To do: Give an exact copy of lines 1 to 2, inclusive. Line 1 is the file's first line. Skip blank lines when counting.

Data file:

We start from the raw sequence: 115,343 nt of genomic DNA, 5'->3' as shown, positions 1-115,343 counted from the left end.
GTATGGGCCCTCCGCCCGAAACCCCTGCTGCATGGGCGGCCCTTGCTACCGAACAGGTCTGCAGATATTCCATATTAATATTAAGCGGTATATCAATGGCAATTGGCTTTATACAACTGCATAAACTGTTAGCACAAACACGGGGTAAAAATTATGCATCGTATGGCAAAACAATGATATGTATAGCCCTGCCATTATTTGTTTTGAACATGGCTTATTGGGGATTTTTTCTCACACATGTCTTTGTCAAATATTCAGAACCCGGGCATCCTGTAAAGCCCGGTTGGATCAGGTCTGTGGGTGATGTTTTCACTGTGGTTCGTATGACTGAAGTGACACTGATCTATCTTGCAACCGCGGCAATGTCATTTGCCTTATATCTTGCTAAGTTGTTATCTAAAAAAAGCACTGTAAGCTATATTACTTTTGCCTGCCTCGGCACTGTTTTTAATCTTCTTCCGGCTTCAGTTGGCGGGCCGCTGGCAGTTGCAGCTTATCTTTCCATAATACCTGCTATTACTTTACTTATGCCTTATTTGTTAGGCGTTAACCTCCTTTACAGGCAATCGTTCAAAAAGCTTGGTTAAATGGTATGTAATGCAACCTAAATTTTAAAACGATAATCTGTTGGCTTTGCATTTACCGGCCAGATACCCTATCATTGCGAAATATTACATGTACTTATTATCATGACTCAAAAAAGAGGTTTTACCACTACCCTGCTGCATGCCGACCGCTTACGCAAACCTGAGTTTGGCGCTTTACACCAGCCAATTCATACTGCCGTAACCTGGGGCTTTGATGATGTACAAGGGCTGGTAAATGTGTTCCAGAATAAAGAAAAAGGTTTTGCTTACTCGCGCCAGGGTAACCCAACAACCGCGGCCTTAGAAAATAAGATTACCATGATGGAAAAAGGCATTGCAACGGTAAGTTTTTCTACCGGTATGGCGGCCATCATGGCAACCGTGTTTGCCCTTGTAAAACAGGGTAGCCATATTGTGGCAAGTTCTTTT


We start from the raw sequence: 115,343 nt of genomic DNA, 5'->3' as shown, positions 1-115,343 counted from the left end.
GTATGGGCCCTCCGCCCGAAACCCCTGCTGCATGGGCGGCCCTTGCTACCGAACAGGTCTGCAGATATTCCATATTAATATTAAGCGGTATATCAATGGCAATTGGCTTTATACAACTGCATAAACTGTTAGCACAAACACGGGGTAAAAATTATGCATCGTATGGCAAAACAATGATATGTATAGCCCTGCCATTATTTGTTTTGAACATGGCTTATTGGGGATTTTTTCTCACACATGTCTTTGTCAAATATTCAGAACCCGGGCATCCTGTAAAGCCCGGTTGGATCAGGTCTGTGGGTGATGTTTTCACTGTGGTTCGTATGACTGAAGTGACACTGATCTATCTTGCAACCGCGGCAATGTCATTTGCCTTATATCTTGCTAAGTTGTTATCTAAAAAAAGCACTGTAAGCTATATTACTTTTGCCTGCCTCGGCACTGTTTTTAATCTTCTTCCGGCTTCAGTTGGCGGGCCGCTGGCAGTTGCAGCTTATCTTTCCATAATACCTGCTATTACTTTACTTATGCCTTATTTGTTAGGCGTTAACCTCCTTTACAGGCAATCGTTCAAAAAGCTTGGTTAAATGGTATGTAATGCAACCTAAATTTTAAAACGATAATCTGTTGGCTTTGCATTTACCGGCCAGATACCCTATCATTGCGAAATATTACATGTACTTATTATCATGACTCAAAAAAGAGGTTTTACCACTACCCTGCTGCATGCCGACCGCTTACGCAAACCTGAGTTTGGCGCTTTACACCAGCCAATTCATACTGCCGTAACCTGGGGCTTTGATGATGTACAAGGGCTGGTAAATGTGTTCCAGAATAAAGAAAAAGGTTTTGCTTACTCGCGCCAGGGTAACCCAACAACCGCGGCCTTAGAAAATAAGATTACCATGATGGAAAAAGGCATTGCAACGGTAAGTTTTTCTACCGGTATGGCGGCCATCATGGCAACCGTGTTTGCCCTTGTAAAACAGGGTAGCCATATTGTGGCAAGTTCTTTT